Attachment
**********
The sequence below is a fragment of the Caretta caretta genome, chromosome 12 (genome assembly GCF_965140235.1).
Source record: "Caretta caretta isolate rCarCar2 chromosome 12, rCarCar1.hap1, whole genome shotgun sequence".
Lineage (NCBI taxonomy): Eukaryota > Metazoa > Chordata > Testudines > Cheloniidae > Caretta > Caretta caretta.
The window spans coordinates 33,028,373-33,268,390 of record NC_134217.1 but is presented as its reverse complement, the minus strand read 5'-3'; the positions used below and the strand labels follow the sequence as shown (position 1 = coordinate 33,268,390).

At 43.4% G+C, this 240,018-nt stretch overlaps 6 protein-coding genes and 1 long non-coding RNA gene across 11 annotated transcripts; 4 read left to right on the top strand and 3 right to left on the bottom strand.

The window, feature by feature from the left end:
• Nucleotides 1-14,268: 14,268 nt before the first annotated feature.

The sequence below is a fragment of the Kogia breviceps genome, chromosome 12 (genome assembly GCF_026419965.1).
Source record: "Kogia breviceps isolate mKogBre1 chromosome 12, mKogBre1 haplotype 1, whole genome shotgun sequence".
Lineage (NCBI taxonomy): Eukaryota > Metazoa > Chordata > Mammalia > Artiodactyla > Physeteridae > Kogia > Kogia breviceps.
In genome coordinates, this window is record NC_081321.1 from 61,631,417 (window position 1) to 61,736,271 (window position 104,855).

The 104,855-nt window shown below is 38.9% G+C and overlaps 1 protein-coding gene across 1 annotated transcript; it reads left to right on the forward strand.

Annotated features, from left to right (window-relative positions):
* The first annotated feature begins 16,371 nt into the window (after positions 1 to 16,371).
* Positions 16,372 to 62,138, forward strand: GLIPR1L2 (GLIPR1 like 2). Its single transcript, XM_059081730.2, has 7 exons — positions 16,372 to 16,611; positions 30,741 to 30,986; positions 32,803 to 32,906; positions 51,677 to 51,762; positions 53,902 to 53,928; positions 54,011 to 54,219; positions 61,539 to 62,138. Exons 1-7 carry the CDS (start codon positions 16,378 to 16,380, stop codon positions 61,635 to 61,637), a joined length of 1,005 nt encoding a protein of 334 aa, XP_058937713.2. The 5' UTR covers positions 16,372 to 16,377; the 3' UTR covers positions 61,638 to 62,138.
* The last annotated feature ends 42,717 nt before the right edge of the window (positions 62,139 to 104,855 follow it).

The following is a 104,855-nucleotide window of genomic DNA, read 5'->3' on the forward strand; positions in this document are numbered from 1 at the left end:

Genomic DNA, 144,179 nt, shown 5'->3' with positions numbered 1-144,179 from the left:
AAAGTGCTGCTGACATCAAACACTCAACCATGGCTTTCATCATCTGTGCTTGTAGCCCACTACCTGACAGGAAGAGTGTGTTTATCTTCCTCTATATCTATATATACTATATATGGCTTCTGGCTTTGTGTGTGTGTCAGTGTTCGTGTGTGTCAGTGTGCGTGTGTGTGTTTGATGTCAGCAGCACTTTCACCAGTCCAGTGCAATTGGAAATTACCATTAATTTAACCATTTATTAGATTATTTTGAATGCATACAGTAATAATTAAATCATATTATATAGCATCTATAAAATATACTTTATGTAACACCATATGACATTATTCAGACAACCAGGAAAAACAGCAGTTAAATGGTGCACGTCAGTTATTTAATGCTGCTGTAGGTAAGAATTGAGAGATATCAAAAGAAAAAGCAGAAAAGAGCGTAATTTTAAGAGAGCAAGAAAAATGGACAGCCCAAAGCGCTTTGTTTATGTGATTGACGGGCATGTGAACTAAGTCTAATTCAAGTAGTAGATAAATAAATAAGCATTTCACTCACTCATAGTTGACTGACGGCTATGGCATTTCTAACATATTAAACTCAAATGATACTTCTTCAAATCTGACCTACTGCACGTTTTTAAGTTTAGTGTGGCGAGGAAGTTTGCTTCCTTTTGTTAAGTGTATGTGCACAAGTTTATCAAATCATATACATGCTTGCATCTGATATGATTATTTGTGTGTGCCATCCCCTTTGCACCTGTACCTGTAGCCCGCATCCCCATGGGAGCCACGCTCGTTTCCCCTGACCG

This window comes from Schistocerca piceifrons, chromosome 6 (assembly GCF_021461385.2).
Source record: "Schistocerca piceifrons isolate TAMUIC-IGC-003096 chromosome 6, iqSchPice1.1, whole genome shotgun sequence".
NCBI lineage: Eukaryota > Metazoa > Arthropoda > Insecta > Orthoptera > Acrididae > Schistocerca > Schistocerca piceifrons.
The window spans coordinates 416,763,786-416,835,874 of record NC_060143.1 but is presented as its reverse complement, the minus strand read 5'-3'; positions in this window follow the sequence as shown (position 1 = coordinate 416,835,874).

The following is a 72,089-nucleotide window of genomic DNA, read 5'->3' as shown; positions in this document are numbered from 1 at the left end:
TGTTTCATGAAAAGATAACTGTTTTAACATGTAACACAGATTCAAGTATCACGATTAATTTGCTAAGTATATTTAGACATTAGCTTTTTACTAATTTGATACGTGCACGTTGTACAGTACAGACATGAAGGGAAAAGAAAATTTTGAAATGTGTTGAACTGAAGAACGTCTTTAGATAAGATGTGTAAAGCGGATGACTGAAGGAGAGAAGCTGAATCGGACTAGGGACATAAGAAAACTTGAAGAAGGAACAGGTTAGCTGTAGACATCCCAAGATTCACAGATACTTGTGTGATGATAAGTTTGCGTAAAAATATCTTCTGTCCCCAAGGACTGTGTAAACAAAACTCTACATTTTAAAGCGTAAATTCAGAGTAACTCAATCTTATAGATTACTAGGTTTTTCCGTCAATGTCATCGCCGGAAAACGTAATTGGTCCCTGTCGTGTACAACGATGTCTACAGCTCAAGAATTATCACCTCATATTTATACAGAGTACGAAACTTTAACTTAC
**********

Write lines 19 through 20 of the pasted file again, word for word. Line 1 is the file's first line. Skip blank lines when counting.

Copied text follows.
AAAGTGCTGCTGACATCAAACACTCAACCATGGCTTTCATCATCTGTGCTTGTAGCCCACTACCTGACAGGAAGAGTGTGTTTATCTTCCTCTATATCTATATATACTATATATGGCTTCTGGCTTTGTGTGTGTGTCAGTGTTCGTGTGTGTCAGTGTGCGTGTGTGTGTTTGATGTCAGCAGCACTTTCACCAGTCCAGTGCAATTGGAAATTACCATTAATTTAACCATTTATTAGATTATTTTGAATGCATACAGTAATAATTAAATCATATTATATAGCATCTATAAAATATACTTTATGTAACACCATATGACATTATTCAGACAACCAGGAAAAACAGCAGTTAAATGGTGCACGTCAGTTATTTAATGCTGCTGTAGGTAAGAATTGAGAGATATCAAAAGAAAAAGCAGAAAAGAGCGTAATTTTAAGAGAGCAAGAAAAATGGACAGCCCAAAGCGCTTTGTTTATGTGATTGACGGGCATGTGAACTAAGTCTAATTCAAGTAGTAGATAAATAAATAAGCATTTCACTCACTCATAGTTGACTGACGGCTATGGCATTTCTAACATATTAAACTCAAATGATACTTCTTCAAATCTGACCTACTGCACGTTTTTAAGTTTAGTGTGGCGAGGAAGTTTGCTTCCTTTTGTTAAGTGTATGTGCACAAGTTTATCAAATCATATACATGCTTGCATCTGATATGATTATTTGTGTGTGCCATCCCCTTTGCACCTGTACCTGTAGCCCGCATCCCCATGGGAGCCACGCTCGTTTCCCCTGACCG

This window comes from Schistocerca piceifrons, chromosome 6 (assembly GCF_021461385.2).